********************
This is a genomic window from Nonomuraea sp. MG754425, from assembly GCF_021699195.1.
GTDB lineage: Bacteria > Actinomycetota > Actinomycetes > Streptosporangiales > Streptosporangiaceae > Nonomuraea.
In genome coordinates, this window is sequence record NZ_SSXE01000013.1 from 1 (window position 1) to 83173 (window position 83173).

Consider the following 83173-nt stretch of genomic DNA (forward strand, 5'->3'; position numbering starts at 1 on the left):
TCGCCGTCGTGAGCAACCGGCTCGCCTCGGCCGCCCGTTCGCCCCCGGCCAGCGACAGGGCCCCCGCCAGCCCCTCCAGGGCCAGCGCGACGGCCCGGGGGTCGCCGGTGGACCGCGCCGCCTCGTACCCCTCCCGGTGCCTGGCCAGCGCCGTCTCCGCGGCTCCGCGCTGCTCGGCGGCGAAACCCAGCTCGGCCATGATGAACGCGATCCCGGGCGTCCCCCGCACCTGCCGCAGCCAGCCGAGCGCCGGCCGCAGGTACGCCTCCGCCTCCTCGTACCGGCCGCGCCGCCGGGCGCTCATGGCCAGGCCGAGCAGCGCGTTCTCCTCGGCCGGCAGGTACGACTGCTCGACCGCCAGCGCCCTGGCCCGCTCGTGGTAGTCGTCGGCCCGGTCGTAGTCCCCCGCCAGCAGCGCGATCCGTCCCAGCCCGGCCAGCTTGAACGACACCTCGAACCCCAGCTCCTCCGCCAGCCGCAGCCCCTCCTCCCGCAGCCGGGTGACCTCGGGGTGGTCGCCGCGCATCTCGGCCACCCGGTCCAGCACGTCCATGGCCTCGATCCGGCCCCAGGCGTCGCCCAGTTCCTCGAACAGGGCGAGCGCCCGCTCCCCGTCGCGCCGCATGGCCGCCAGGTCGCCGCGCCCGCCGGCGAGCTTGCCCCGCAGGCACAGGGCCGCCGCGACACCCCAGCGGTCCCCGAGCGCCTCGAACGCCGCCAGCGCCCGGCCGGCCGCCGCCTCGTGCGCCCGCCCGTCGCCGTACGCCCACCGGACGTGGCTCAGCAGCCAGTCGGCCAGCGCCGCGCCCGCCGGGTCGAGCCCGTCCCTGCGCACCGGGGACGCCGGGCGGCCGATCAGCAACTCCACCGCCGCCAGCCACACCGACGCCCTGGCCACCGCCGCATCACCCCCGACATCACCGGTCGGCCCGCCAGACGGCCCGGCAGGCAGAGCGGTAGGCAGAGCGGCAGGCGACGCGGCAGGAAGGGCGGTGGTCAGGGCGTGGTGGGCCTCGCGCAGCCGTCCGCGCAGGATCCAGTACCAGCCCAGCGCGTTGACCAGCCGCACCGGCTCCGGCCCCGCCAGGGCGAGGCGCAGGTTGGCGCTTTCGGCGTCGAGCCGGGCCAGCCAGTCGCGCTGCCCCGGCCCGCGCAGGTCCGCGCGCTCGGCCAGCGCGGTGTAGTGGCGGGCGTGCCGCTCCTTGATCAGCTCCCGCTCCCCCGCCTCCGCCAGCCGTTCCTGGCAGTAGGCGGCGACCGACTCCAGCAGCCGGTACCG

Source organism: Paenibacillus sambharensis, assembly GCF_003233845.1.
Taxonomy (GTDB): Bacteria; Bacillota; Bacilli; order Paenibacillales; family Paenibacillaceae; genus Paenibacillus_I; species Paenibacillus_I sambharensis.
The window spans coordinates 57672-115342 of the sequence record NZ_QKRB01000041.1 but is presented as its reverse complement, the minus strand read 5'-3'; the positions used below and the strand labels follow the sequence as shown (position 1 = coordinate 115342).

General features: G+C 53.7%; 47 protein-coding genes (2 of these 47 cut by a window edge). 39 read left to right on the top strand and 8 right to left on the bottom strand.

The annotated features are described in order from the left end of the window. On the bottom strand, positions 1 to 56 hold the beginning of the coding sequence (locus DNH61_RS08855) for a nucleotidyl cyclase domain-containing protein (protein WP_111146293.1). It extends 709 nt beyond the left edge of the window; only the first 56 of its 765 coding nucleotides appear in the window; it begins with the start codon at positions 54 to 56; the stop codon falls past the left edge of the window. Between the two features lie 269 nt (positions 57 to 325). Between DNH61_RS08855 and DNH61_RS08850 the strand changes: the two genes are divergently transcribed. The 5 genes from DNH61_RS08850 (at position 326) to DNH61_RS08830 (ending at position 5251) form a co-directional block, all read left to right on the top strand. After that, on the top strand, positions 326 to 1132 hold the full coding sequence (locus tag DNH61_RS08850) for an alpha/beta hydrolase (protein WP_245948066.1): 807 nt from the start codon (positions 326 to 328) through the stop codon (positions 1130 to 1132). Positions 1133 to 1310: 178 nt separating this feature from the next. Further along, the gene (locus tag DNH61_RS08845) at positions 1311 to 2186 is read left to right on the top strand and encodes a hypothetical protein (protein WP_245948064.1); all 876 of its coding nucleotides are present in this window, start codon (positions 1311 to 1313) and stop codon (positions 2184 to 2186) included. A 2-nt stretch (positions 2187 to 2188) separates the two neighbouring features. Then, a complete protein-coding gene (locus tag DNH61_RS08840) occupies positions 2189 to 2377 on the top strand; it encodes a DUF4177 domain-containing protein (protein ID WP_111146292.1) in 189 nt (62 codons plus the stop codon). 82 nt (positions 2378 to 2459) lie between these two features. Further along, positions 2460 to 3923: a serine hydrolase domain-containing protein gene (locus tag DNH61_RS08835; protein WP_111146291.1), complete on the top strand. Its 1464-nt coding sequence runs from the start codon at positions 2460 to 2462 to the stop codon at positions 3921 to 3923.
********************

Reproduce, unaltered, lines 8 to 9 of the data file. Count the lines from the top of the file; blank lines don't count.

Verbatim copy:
The window spans coordinates 57672-115342 of the sequence record NZ_QKRB01000041.1 but is presented as its reverse complement, the minus strand read 5'-3'; the positions used below and the strand labels follow the sequence as shown (position 1 = coordinate 115342).

General features: G+C 53.7%; 47 protein-coding genes (2 of these 47 cut by a window edge). 39 read left to right on the top strand and 8 right to left on the bottom strand.